Posted on | February 1, 2012 by Stefano Gennarini, J.D. |
This morning the 50th session of the UN Commission for Social Development is beginning its work at UN headquarters. The Commission will meet over the next two weeks to discuss social development and related issues. The priority theme of the session is “poverty eradication”. The agenda of the 50th session can be found here.
The initial discussions at the Commmission for Social Development this morning saw several high level UN staff outlining the main themes and policies, including the President of ECOSOC, the Deputy Secretary General, the Secretary General for the Rio Conference, and the Director of DESA. Most drew attention to the priority theme, that is poverty eradication, as well as an emerging issue that will feature prominently in the deliberations of this session of the Commission: youth unemployment.
The interventions by these high level UN staff had a couple of emphasis that unfortunately characterize much discussion on Social Development at the UN, and that continue to be alarming. Firstly, the constant pitting of the wealthy of this world against the poor. The statement by the Deputy Secretary General, Asha-Rose Migiro, warned that if the gap between rich and poor were allowed to become a chasm it would lead to resentment. Secondly, the assumption that poverty is the root of all social evils. Ms. Migiro again, simply assumed an established causal link between poverty and crime, violence against women, depression, suicide, and all other manner of social ills. While a statistical correlation between poverty and other social ills may exist in certain countries, to elevate it to a causal link ignores that human beings are moral agents as well as rational actors.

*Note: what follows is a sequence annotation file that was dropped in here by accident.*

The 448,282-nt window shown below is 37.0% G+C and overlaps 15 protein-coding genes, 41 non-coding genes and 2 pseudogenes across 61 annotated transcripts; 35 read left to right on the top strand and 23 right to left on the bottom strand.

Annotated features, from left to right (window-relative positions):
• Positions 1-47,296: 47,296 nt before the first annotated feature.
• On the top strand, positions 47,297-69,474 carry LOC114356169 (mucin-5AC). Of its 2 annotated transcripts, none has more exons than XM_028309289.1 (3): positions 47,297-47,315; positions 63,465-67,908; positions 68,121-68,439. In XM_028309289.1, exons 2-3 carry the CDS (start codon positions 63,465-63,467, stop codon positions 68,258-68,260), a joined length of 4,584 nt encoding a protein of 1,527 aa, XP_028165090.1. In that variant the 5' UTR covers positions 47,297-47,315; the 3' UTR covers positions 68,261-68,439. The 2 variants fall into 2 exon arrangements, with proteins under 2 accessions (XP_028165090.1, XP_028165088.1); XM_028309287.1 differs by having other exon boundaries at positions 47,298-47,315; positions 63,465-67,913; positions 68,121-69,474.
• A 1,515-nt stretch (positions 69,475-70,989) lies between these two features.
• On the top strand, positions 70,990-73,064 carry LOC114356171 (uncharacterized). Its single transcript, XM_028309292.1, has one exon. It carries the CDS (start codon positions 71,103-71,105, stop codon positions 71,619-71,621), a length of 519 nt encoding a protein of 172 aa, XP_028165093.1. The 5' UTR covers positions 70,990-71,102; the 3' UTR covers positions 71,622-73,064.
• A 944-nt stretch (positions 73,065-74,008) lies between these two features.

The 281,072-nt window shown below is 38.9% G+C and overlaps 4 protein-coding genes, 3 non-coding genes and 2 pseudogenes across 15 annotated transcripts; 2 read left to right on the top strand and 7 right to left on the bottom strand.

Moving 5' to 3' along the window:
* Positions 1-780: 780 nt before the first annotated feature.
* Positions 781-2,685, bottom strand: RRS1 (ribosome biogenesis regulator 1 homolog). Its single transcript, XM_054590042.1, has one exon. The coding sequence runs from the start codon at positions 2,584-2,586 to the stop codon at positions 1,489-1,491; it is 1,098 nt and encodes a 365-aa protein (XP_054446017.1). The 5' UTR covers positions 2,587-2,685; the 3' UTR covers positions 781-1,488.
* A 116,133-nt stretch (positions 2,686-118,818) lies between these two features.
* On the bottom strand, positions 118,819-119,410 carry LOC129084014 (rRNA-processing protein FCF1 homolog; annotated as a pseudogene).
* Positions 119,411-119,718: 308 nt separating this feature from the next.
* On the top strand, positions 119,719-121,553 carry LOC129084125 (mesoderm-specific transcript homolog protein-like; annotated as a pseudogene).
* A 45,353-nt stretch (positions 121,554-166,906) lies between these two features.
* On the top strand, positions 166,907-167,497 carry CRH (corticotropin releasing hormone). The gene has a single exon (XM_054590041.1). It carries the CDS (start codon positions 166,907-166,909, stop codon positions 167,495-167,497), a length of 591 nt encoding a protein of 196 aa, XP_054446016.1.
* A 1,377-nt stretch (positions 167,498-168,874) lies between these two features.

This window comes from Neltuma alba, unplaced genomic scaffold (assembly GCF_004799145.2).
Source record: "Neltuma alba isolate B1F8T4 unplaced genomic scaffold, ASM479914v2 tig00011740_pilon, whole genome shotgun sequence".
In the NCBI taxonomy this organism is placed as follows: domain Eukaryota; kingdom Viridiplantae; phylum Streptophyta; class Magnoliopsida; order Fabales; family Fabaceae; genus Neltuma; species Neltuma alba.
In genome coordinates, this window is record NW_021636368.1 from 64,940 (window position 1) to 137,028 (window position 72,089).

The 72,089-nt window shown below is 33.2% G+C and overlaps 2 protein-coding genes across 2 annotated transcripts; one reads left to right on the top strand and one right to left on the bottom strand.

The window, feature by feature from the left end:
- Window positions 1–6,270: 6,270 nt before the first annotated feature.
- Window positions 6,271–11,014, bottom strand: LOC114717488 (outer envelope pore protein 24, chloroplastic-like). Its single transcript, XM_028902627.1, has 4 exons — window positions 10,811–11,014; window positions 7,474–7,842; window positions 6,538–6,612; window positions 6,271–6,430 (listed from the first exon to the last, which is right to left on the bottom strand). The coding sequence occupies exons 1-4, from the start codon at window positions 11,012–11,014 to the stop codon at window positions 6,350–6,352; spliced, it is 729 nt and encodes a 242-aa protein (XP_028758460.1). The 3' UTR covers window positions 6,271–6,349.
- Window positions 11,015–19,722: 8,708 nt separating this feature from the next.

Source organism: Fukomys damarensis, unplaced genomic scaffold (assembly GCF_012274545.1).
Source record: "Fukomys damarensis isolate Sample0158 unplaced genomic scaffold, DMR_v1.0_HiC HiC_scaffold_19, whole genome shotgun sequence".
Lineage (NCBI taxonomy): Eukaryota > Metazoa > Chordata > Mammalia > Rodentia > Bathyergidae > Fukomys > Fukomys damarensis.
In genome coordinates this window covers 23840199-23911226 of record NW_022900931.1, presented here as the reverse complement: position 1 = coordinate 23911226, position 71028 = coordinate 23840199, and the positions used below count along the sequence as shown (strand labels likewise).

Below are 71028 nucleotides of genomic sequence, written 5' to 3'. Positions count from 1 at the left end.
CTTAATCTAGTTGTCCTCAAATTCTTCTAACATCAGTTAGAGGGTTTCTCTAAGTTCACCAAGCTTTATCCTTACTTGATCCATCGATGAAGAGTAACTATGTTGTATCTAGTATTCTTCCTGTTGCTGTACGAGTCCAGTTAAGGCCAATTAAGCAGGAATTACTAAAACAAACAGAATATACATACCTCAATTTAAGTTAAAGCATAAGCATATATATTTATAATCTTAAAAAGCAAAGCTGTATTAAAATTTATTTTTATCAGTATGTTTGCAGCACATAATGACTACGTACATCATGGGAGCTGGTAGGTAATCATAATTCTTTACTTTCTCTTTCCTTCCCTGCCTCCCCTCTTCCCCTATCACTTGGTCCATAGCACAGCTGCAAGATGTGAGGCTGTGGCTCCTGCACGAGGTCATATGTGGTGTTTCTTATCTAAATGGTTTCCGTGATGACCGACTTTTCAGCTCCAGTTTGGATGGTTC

Another alarming comment from the high level UN stafF came through the mouth of the UNDESA Director Daniela Bas, who called attention to the Year of the Family 2014. When beginning to speak of the social and economic contributions of the family to society, she firmly affirmed that such contributions are made, by the family “however defined”, possibly a reference to non-traditional forms of households like same-sex couples that adopt children.
Over the next two weeks delegations and other UN Staff will make contributions to the work of the Commission. Each will likely emphasize the social development issues that they believe are most relevant. It is unfortunate that the reductive paradigms and caricatures witnessed this morning will most likely re-surface.
The present session’s agenda and discussions are carried out in the light of this coming summer’s UN Conference on Sustainable Development. The Conference themes are: (a) a green economy in the context of sustainable development and poverty eradication; and (b) the institutional framework for sustainable development.
The Commission for Social Development has an important role in uniting nations in common policies and efforts to address poverty and development issues. However, if the premises on which it bases its discussions pit rich against poor against each other, make erroneous assumptions about poverty, and give room to radical agendas, it will be difficult to build consensus and to address social development effectively.